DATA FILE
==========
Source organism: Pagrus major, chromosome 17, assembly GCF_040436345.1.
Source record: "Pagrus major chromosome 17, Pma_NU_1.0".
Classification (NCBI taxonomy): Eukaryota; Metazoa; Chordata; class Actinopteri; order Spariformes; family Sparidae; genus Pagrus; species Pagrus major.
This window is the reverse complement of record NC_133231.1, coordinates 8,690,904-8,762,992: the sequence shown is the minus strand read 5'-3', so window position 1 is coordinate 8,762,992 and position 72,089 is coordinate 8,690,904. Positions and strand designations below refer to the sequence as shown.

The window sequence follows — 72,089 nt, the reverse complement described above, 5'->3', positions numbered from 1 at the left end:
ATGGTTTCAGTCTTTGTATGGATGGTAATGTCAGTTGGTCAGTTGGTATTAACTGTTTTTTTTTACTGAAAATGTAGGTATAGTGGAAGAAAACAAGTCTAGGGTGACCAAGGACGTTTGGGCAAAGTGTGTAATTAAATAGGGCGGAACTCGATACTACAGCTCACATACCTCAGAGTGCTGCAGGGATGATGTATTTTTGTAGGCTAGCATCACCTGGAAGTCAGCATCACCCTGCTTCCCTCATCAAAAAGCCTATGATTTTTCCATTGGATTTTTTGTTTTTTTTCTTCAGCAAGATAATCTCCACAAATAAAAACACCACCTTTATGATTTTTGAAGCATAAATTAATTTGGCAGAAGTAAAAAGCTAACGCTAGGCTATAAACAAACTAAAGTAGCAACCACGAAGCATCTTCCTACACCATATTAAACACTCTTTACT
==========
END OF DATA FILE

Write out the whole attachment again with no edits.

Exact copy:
Source organism: Pagrus major, chromosome 17, assembly GCF_040436345.1.
Source record: "Pagrus major chromosome 17, Pma_NU_1.0".
Classification (NCBI taxonomy): Eukaryota; Metazoa; Chordata; class Actinopteri; order Spariformes; family Sparidae; genus Pagrus; species Pagrus major.
This window is the reverse complement of record NC_133231.1, coordinates 8,690,904-8,762,992: the sequence shown is the minus strand read 5'-3', so window position 1 is coordinate 8,762,992 and position 72,089 is coordinate 8,690,904. Positions and strand designations below refer to the sequence as shown.

The window sequence follows — 72,089 nt, the reverse complement described above, 5'->3', positions numbered from 1 at the left end:
ATGGTTTCAGTCTTTGTATGGATGGTAATGTCAGTTGGTCAGTTGGTATTAACTGTTTTTTTTTACTGAAAATGTAGGTATAGTGGAAGAAAACAAGTCTAGGGTGACCAAGGACGTTTGGGCAAAGTGTGTAATTAAATAGGGCGGAACTCGATACTACAGCTCACATACCTCAGAGTGCTGCAGGGATGATGTATTTTTGTAGGCTAGCATCACCTGGAAGTCAGCATCACCCTGCTTCCCTCATCAAAAAGCCTATGATTTTTCCATTGGATTTTTTGTTTTTTTTCTTCAGCAAGATAATCTCCACAAATAAAAACACCACCTTTATGATTTTTGAAGCATAAATTAATTTGGCAGAAGTAAAAAGCTAACGCTAGGCTATAAACAAACTAAAGTAGCAACCACGAAGCATCTTCCTACACCATATTAAACACTCTTTACT